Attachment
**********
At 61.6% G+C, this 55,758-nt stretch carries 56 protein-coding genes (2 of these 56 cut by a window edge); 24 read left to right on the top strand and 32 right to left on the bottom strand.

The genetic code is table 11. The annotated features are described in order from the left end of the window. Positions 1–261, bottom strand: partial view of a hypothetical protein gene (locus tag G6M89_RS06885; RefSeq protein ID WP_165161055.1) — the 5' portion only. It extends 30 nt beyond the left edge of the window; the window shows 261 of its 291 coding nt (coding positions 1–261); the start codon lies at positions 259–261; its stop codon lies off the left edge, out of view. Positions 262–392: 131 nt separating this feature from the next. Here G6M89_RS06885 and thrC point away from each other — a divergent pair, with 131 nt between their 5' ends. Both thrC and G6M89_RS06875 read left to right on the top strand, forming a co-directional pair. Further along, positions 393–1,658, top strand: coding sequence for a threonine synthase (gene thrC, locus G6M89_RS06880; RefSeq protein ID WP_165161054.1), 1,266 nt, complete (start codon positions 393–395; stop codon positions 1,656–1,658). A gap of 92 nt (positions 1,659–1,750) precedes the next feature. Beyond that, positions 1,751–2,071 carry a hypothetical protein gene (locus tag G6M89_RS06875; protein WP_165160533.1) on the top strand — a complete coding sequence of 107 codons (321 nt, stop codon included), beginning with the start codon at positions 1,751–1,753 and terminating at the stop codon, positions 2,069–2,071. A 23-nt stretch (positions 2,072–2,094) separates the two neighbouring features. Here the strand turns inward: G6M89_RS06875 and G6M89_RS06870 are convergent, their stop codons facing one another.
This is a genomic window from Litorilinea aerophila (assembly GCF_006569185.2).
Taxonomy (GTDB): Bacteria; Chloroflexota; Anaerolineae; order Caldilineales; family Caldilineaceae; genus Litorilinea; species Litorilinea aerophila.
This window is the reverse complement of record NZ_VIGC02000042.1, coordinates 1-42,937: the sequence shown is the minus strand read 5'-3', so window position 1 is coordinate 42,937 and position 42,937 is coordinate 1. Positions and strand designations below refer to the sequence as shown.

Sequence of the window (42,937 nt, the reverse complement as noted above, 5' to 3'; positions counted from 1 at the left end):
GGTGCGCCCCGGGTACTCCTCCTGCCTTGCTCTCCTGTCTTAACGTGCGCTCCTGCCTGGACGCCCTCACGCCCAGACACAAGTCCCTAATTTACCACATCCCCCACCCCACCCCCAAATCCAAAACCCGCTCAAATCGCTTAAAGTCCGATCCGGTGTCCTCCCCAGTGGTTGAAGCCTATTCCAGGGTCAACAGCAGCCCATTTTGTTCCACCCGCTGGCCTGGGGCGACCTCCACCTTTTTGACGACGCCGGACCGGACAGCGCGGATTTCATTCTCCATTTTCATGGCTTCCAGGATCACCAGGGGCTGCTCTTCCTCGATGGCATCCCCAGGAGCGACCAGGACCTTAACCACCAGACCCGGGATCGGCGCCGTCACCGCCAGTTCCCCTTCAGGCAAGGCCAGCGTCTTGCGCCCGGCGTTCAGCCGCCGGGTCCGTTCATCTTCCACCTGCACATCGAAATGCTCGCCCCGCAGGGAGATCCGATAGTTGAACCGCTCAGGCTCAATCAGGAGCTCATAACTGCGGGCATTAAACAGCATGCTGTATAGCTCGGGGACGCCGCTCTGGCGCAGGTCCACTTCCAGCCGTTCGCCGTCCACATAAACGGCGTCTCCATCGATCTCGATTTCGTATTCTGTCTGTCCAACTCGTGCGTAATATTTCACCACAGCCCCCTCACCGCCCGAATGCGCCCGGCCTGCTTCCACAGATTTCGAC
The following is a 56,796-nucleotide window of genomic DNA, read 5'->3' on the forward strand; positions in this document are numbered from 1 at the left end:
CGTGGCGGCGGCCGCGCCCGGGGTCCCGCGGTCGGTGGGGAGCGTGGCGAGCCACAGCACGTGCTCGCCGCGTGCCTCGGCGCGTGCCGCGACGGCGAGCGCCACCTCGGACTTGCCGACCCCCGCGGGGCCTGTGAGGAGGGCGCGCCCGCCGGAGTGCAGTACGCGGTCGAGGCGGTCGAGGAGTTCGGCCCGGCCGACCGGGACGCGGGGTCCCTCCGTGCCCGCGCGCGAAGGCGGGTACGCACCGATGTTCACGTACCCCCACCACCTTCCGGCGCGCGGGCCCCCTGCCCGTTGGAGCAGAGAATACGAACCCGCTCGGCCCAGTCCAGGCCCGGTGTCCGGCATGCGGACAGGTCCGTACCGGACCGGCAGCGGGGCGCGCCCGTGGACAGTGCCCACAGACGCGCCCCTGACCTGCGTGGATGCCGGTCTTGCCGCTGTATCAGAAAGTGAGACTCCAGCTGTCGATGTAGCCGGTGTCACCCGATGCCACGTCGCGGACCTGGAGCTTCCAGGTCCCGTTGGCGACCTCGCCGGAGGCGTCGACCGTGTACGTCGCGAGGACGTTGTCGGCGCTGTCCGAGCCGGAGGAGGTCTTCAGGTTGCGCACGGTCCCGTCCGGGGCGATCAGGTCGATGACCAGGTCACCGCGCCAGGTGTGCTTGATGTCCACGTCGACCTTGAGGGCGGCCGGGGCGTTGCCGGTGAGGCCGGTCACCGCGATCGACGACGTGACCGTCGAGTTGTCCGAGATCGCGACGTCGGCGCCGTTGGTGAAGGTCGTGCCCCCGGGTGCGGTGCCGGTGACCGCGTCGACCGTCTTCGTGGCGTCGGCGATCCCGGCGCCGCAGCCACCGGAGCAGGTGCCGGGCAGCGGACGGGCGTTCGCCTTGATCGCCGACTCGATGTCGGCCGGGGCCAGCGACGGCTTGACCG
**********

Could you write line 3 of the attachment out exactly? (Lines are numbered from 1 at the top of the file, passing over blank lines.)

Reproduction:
This is a genomic window from Litorilinea aerophila (assembly GCF_006569185.2).